If you frequently wash heavily soiled items, Gary Childers, fabric care scientist and appliance expert at Procter & Gamble, recommends using the washing machine’s extra rinse cycle to extend the time between cleanings. “Households with laundry that is above average can detect odors in the machine that others don’t have,” he says. “Additional machine rinse options can help reduce the rate at which this odor-causing residue builds up in the washing machine.”
When it comes to cleaning a dryer, there are a few things you should do regularly to keep the machine running smoothly and safely, and do a more thorough cleaning and maintenance every 12 to 24 months.
According to Childers, routine maintenance includes:
- Removing lint from the lint filter before or after each drying cycle.
- Clean the lint screen with warm, soapy water every 6 months; larger households should clean the lint filter more frequently.
- Clean stains inside the machine or on the door with a warm, damp cloth.
- Have a professional appliance repair technician inspect the interior of the dryer and the lines of the machine every 12 to 24 months, depending on use and the manufacturer’s recommendation.
Cleaning a dryer duct can be done without calling in a professional. “Cleaning a dryer duct isn’t difficult,” says Perry. “Hand lint out of the duct, then vacuum the inside of the duct.” She offered this step-by-step guide to cleaning a dryer vent.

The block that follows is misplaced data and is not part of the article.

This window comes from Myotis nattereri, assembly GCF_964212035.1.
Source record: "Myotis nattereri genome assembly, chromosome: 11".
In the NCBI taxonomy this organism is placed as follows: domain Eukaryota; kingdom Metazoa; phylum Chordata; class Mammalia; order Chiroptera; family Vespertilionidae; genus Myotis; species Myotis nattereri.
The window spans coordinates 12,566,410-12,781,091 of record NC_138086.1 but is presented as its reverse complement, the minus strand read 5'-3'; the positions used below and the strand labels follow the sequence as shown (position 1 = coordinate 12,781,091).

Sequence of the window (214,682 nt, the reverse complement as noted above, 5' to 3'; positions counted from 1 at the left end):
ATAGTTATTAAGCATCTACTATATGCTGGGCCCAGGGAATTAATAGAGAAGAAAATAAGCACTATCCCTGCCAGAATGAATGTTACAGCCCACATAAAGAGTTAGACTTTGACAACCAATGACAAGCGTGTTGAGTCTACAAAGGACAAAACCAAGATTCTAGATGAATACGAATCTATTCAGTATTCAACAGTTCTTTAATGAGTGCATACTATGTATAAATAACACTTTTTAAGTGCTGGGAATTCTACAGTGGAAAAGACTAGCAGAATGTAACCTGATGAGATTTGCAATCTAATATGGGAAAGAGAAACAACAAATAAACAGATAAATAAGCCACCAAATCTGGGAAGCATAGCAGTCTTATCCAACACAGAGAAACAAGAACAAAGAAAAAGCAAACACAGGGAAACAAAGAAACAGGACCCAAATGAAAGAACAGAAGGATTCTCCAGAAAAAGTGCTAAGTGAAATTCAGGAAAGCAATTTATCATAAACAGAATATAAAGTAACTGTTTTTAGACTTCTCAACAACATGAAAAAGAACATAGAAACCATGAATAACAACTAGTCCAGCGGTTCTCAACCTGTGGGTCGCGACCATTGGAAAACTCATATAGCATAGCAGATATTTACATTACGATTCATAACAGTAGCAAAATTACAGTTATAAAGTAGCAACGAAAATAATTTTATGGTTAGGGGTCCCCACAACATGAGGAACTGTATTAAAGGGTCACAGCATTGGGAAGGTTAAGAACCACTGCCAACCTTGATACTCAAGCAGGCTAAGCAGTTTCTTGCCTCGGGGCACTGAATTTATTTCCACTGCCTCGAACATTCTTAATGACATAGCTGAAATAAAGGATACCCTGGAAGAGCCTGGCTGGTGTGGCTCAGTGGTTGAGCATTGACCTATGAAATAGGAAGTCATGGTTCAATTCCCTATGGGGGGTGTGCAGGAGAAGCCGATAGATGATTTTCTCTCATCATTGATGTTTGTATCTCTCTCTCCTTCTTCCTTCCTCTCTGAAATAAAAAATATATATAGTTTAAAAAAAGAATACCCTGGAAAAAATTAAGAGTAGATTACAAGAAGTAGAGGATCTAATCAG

Unplug the dryer (for gas dryers, turn off the gas supply valve), pull the dryer away from the wall, and disconnect the dryer duct.
Ridgid 12 gallon wet/dry shop vacuum with filter, hose and accessories
While wearing protective gloves, use your hands to remove lint from the hole at the back of the dryer. Then use the hose attachment of a vacuum or shop vacuum to clean in and around the hole in the back of the dryer; If you can measure the length of the duct where it meets the wall, do so for easier access. Go outside and remove the outside vent cover and vacuum clean the outside of the dryer vent.
If the dryer vent is too long to efficiently remove the lint with a vacuum, purchase a dryer vent kit that includes flexible brushes that clean the inside walls of the vent. Insert the brush into the channel and move it back and forth, twisting it gently, until the vents are free of dust and lint.
Reinstall the ductwork and vent cover and seal sections of the ductwork with UL listed metal foil tape if necessary. This is a good time to inspect the ducts to make sure they are undamaged and comply with safety regulations and replace them if necessary. Slide the dryer back into place, plug it in or turn the gas valve back on and run a 15-20 minute test cycle on the fluff or air dry setting to ensure all connections are tight and um to remove any remaining residue.